Seven training trends from the not-for-profit sector

Organisations are adjusting to a new, post-pandemic normal, and that includes training procedures. Matt Hugg explores the new processes that are emerging.

While any kind of business, government, or organisation is looking to get as much value from their training as possible, not-for-profits are particularly sensitive to this need. 

That’s because they’re often scrutinised by government agencies and watchdog organisations for their ratio of mission to non-mission expenses, otherwise known as overhead. Although overhead has a bad reputation, it includes a lot of necessary, legitimate expenses – such as accounting, office equipment, and staff training. 

In this year following a pandemic and recession, financial pressures on not-for-profits are especially intense. Social service organisations have seen a major increase in client demand, along with significant additional expenses brought on by public health and safety measures. 

On the other end of the spectrum, many organisations that rely on public attendance for their mission and revenue, such as theatres, museums, and galleries, have shut down. Those that survive aren’t going to be eager to put money into training as soon as they get on their feet again.

All in all, the past year has reduced charitable giving and had a negative impact on other funding sources, such as grants and events as well. 

The past year has reduced charitable giving and had a negative impact on other funding sources, such as grants and events as well. So where does all this leave training?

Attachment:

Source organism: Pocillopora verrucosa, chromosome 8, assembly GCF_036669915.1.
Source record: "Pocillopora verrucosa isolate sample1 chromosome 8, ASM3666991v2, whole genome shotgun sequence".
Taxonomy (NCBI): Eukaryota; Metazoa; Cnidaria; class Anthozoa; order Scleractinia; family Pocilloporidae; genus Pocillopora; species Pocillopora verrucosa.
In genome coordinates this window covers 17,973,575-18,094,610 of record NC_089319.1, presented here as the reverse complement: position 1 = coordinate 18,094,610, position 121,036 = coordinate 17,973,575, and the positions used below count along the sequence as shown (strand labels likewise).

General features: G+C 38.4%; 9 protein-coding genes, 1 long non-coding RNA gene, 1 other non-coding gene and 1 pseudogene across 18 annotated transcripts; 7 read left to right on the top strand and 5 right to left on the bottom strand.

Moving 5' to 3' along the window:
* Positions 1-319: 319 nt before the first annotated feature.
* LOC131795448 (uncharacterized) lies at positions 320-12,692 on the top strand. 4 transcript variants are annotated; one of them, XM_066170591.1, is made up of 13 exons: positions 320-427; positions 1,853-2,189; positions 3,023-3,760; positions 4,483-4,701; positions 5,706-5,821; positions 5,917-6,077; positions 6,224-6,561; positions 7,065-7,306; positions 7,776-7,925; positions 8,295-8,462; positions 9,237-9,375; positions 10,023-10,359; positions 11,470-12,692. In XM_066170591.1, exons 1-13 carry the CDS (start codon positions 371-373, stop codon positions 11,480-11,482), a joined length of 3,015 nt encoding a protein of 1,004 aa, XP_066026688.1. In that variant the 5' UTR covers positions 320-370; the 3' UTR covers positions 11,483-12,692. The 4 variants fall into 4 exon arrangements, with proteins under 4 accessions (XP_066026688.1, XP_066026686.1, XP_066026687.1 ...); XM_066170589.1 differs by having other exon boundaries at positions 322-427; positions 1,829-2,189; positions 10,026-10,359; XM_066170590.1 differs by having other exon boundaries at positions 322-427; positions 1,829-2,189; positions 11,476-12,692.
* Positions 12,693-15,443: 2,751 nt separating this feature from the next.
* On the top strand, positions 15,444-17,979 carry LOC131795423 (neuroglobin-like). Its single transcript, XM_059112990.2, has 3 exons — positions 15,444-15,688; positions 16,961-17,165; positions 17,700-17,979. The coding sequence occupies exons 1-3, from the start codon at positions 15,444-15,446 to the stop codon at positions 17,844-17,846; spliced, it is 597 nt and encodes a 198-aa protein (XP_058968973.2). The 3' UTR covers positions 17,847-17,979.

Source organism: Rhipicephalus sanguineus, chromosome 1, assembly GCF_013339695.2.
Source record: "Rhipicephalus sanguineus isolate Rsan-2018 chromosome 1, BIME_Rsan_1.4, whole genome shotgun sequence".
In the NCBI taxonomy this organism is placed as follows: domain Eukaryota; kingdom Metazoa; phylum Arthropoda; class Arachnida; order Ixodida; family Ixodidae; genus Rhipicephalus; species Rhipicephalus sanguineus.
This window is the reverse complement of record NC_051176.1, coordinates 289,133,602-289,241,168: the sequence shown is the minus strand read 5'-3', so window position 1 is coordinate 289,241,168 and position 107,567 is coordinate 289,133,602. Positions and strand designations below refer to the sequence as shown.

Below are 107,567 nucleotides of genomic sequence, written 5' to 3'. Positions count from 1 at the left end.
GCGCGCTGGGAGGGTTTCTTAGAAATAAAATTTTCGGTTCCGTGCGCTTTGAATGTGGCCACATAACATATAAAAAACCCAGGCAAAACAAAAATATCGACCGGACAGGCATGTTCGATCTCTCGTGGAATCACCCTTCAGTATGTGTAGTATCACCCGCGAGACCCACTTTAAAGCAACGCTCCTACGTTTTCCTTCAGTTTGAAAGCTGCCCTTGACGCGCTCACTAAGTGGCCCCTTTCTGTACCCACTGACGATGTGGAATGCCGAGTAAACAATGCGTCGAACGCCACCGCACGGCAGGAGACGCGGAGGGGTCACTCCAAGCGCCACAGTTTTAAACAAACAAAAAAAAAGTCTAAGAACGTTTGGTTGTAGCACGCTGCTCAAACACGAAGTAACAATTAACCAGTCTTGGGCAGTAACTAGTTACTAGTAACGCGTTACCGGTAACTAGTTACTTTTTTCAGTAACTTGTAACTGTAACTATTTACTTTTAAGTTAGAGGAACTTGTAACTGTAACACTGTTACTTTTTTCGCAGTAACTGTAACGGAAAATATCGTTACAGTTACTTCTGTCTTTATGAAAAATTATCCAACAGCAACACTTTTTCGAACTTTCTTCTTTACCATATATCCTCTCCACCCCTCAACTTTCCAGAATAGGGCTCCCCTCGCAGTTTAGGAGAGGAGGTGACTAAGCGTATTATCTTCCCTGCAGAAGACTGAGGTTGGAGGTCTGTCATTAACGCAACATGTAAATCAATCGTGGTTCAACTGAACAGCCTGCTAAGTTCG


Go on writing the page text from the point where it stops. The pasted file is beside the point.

So where does all this leave training? For not-for-profits, resources will be tighter than ever before. But the need is just as great! Therefore, here are seven key trends we can expect in the upcoming year.

Virtual training isn’t going away

In fact, we can expect a major expansion. After all, there’s the convenience factor. Any organisation, not-for-profit or not, is seeing that it’s much easier to have somebody take a course or webinar online than it is to send somebody away, if even just across town for a morning.  

Then, there’s the cost. Even if the programme itself is the same price as a seminar across town, removing transportation, meals, and other travel expenses can make a big difference in the budget. Given the pressures noted above, virtual training will continue to be the preferred method of staff training for many organisations.

Hybrid models will emerge

Organisations that offer training, such as professional associations, will likely do more virtual training and adopt hybrid models for future events. 

For example, a fundraising association might hold its annual conference with keynote and breakout sessions. However, each session within the overall event will be live-streamed to an audience who chooses to stay back at the office – whether for expense, convenience, or safety reasons.